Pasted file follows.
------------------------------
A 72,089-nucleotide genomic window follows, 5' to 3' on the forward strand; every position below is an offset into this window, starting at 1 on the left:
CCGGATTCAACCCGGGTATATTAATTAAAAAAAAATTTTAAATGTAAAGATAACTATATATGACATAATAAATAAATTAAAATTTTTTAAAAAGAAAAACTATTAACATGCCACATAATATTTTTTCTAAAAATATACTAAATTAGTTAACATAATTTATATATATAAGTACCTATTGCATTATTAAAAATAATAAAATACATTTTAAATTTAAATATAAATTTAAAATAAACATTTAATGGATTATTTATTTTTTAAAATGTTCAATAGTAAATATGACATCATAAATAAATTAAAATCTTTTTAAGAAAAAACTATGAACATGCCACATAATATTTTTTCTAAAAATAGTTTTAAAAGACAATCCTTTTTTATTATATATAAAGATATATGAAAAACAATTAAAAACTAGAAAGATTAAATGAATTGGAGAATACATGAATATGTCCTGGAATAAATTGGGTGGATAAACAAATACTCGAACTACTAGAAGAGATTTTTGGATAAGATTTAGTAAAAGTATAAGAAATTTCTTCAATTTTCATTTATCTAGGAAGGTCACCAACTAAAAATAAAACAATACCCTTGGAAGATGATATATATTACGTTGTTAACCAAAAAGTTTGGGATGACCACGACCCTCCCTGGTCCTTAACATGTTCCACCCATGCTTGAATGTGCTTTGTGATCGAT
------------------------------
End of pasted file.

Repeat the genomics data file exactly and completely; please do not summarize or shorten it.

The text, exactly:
A 72,089-nucleotide genomic window follows, 5' to 3' on the forward strand; every position below is an offset into this window, starting at 1 on the left:
CCGGATTCAACCCGGGTATATTAATTAAAAAAAAATTTTAAATGTAAAGATAACTATATATGACATAATAAATAAATTAAAATTTTTTAAAAAGAAAAACTATTAACATGCCACATAATATTTTTTCTAAAAATATACTAAATTAGTTAACATAATTTATATATATAAGTACCTATTGCATTATTAAAAATAATAAAATACATTTTAAATTTAAATATAAATTTAAAATAAACATTTAATGGATTATTTATTTTTTAAAATGTTCAATAGTAAATATGACATCATAAATAAATTAAAATCTTTTTAAGAAAAAACTATGAACATGCCACATAATATTTTTTCTAAAAATAGTTTTAAAAGACAATCCTTTTTTATTATATATAAAGATATATGAAAAACAATTAAAAACTAGAAAGATTAAATGAATTGGAGAATACATGAATATGTCCTGGAATAAATTGGGTGGATAAACAAATACTCGAACTACTAGAAGAGATTTTTGGATAAGATTTAGTAAAAGTATAAGAAATTTCTTCAATTTTCATTTATCTAGGAAGGTCACCAACTAAAAATAAAACAATACCCTTGGAAGATGATATATATTACGTTGTTAACCAAAAAGTTTGGGATGACCACGACCCTCCCTGGTCCTTAACATGTTCCACCCATGCTTGAATGTGCTTTGTGATCGAT